reduce or eliminate liability for decisions
by documenting the many participants in
a difficult decision.
What to do when patients miss or refuse their
appointments? What is the healthcare
provider’s legal/professional duty?
• In keeping with the
• In far less time that it
modern standards of
would take to send
care, healthcare
out mail or make
providers have a
telephone calls
duty to follow up on
inmate/patients can
be found by custody
appointments with
and even delivered
some notice to the
to the clinic.
no-show patient.
What to do when patients miss or refuse their
appointments? What is the healthcare
provider’s legal/professional duty?
• Physicians and nurses should not be anxious
that they will be blamed for a bad outcome
for patients who fail to appear so long as they
document some minimal inquiry in regards to
the patient’s welfare.
SHIELD POINTER: Although in practice it is the obligation of the clinic OT scheduler
to reschedule inmate/patients who miss their appointments, as a PCP it is a good
practice to inform the nurse of your desire to see the patient who missed the
appointment, check the reason for the appointment and advise of any that may be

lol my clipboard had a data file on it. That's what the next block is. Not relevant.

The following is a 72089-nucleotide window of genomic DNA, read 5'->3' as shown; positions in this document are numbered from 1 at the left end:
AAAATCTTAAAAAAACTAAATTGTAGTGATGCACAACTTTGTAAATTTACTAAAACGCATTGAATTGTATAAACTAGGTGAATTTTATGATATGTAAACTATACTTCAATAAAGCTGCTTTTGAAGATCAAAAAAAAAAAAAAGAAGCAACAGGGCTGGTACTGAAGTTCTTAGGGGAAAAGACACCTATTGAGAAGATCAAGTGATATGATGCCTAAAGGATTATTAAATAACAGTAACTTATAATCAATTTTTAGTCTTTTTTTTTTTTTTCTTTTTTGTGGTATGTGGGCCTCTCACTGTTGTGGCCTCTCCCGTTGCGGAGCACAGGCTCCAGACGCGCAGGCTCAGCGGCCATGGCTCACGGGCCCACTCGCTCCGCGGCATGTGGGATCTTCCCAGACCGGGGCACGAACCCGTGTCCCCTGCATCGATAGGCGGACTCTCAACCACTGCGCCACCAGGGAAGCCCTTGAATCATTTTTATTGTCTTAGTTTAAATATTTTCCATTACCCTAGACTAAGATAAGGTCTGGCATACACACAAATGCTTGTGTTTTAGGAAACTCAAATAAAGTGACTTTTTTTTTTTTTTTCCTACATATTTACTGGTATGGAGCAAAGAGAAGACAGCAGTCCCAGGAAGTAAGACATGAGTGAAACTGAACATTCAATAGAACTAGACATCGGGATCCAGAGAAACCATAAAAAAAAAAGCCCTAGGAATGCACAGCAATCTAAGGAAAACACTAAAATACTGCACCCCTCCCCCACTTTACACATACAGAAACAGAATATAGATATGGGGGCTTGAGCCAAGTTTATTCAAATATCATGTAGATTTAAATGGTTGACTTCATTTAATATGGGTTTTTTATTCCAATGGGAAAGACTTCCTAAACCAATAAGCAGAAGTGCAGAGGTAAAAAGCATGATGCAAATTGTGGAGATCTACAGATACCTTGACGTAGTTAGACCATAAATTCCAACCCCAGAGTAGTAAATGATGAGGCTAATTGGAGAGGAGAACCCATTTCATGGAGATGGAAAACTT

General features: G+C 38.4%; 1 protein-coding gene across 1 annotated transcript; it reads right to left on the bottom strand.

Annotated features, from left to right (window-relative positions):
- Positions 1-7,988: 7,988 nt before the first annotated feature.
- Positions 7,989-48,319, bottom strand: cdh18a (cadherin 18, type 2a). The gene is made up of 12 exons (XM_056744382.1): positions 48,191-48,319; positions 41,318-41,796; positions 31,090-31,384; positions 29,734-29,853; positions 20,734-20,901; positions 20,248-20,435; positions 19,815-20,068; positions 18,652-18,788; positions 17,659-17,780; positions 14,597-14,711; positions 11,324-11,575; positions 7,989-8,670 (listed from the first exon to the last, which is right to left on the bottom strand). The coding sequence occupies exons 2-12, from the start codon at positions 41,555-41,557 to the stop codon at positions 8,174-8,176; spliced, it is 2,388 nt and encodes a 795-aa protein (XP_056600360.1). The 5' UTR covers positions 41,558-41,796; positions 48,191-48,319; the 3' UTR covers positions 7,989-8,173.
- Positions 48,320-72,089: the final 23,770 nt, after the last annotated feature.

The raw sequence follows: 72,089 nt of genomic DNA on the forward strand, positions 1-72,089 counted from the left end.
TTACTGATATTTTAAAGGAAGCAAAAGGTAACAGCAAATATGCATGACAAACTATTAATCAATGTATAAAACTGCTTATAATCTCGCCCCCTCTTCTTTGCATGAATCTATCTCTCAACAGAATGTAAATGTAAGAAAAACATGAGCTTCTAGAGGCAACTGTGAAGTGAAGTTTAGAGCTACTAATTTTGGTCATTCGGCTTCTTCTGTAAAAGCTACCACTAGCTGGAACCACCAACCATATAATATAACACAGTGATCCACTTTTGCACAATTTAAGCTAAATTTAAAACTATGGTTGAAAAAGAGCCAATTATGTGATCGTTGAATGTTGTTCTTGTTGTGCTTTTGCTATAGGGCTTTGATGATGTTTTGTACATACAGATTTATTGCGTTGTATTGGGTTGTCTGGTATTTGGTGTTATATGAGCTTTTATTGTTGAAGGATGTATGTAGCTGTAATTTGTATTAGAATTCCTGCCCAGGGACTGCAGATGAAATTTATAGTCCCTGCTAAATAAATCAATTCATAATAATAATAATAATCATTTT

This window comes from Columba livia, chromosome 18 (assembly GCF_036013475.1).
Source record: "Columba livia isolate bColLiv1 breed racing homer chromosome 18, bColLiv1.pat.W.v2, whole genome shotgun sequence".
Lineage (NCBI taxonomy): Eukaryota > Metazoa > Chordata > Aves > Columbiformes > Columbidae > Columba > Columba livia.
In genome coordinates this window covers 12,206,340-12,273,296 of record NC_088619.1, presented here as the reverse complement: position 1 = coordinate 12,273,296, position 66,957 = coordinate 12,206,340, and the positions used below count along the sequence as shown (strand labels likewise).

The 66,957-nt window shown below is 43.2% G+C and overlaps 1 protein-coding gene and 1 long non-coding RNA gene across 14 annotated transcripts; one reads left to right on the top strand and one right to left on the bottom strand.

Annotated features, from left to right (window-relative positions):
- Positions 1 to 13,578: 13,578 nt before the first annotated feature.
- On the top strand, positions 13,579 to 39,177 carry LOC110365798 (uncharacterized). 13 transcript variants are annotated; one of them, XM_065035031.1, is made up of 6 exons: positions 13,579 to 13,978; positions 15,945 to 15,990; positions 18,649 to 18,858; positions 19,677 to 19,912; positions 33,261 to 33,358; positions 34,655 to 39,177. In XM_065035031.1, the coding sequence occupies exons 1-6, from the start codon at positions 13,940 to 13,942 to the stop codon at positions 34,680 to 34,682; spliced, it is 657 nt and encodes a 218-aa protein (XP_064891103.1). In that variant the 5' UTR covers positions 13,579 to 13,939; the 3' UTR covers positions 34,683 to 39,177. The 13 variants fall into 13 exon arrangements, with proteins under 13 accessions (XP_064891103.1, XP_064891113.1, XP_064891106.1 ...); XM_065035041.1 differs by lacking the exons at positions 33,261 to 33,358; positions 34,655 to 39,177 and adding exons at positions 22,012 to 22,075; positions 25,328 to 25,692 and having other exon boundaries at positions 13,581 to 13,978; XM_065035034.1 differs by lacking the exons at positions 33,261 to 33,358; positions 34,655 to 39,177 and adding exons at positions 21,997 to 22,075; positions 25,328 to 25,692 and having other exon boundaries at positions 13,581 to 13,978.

time sensitive, and document in the UHR that you made the request to have the
patient re-seen.
The following steps are suggested:
1. Documentation of missed
appointment in the UHR
2. Physician signature and
comment as indicated on
missed UHR to demonstrate
awareness of the relative
risks associated with the no
3. Repeat ducat issued
according to physician
determination of need for
the visit
4. On rare occasions,
physician or nursing can
ask custody to bring
patient to the medical
clinic or TTA for
examination regardless of
the inmate’s initial refusal.
The following steps are suggested:
5. A “safety check” and
6. Emergency visit by first
report back to medical can
responders for “man down”
be ordered for no-show
if safety check reveals
inmates if there is any
significant problems , such as
concern over their